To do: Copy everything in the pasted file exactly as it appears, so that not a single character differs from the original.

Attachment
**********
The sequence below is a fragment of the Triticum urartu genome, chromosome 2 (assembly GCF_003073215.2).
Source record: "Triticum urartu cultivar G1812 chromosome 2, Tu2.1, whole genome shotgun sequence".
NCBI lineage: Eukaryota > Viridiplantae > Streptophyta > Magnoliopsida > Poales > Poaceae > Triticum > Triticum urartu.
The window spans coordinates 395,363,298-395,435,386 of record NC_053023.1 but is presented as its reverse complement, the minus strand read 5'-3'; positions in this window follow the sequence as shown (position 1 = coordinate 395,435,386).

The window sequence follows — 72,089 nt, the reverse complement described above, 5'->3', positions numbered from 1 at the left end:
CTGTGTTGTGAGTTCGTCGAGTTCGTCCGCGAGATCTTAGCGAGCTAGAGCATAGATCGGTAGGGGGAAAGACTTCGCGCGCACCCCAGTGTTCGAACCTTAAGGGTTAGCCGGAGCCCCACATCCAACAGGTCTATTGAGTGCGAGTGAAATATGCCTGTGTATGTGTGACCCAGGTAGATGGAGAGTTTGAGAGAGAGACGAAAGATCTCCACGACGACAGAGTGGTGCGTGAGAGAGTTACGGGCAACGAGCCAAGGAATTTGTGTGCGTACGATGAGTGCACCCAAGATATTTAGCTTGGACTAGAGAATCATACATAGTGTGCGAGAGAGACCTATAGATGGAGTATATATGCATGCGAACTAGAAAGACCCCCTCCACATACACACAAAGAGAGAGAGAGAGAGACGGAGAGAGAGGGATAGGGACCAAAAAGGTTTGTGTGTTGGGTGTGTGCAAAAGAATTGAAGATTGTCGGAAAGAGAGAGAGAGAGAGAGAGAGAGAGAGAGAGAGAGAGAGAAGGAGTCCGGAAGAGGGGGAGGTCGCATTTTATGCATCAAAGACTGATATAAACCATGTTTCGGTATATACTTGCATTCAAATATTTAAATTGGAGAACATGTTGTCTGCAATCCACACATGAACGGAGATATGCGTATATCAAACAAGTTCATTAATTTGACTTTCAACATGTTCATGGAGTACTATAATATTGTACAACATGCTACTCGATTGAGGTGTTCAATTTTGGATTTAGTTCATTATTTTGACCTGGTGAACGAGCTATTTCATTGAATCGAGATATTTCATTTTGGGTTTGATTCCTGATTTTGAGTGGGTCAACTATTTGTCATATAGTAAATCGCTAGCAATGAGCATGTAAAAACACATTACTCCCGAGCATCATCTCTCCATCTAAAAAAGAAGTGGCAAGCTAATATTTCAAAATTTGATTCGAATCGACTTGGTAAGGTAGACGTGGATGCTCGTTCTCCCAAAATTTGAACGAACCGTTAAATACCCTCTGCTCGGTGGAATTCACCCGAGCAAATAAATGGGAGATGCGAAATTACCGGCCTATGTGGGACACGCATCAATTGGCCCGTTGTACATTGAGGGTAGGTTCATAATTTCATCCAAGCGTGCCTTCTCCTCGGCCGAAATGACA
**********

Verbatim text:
The sequence below is a fragment of the Triticum urartu genome, chromosome 2 (assembly GCF_003073215.2).
Source record: "Triticum urartu cultivar G1812 chromosome 2, Tu2.1, whole genome shotgun sequence".
NCBI lineage: Eukaryota > Viridiplantae > Streptophyta > Magnoliopsida > Poales > Poaceae > Triticum > Triticum urartu.
The window spans coordinates 395,363,298-395,435,386 of record NC_053023.1 but is presented as its reverse complement, the minus strand read 5'-3'; positions in this window follow the sequence as shown (position 1 = coordinate 395,435,386).

The window sequence follows — 72,089 nt, the reverse complement described above, 5'->3', positions numbered from 1 at the left end:
CTGTGTTGTGAGTTCGTCGAGTTCGTCCGCGAGATCTTAGCGAGCTAGAGCATAGATCGGTAGGGGGAAAGACTTCGCGCGCACCCCAGTGTTCGAACCTTAAGGGTTAGCCGGAGCCCCACATCCAACAGGTCTATTGAGTGCGAGTGAAATATGCCTGTGTATGTGTGACCCAGGTAGATGGAGAGTTTGAGAGAGAGACGAAAGATCTCCACGACGACAGAGTGGTGCGTGAGAGAGTTACGGGCAACGAGCCAAGGAATTTGTGTGCGTACGATGAGTGCACCCAAGATATTTAGCTTGGACTAGAGAATCATACATAGTGTGCGAGAGAGACCTATAGATGGAGTATATATGCATGCGAACTAGAAAGACCCCCTCCACATACACACAAAGAGAGAGAGAGAGAGACGGAGAGAGAGGGATAGGGACCAAAAAGGTTTGTGTGTTGGGTGTGTGCAAAAGAATTGAAGATTGTCGGAAAGAGAGAGAGAGAGAGAGAGAGAGAGAGAGAGAGAGAGAGAAGGAGTCCGGAAGAGGGGGAGGTCGCATTTTATGCATCAAAGACTGATATAAACCATGTTTCGGTATATACTTGCATTCAAATATTTAAATTGGAGAACATGTTGTCTGCAATCCACACATGAACGGAGATATGCGTATATCAAACAAGTTCATTAATTTGACTTTCAACATGTTCATGGAGTACTATAATATTGTACAACATGCTACTCGATTGAGGTGTTCAATTTTGGATTTAGTTCATTATTTTGACCTGGTGAACGAGCTATTTCATTGAATCGAGATATTTCATTTTGGGTTTGATTCCTGATTTTGAGTGGGTCAACTATTTGTCATATAGTAAATCGCTAGCAATGAGCATGTAAAAACACATTACTCCCGAGCATCATCTCTCCATCTAAAAAAGAAGTGGCAAGCTAATATTTCAAAATTTGATTCGAATCGACTTGGTAAGGTAGACGTGGATGCTCGTTCTCCCAAAATTTGAACGAACCGTTAAATACCCTCTGCTCGGTGGAATTCACCCGAGCAAATAAATGGGAGATGCGAAATTACCGGCCTATGTGGGACACGCATCAATTGGCCCGTTGTACATTGAGGGTAGGTTCATAATTTCATCCAAGCGTGCCTTCTCCTCGGCCGAAATGACA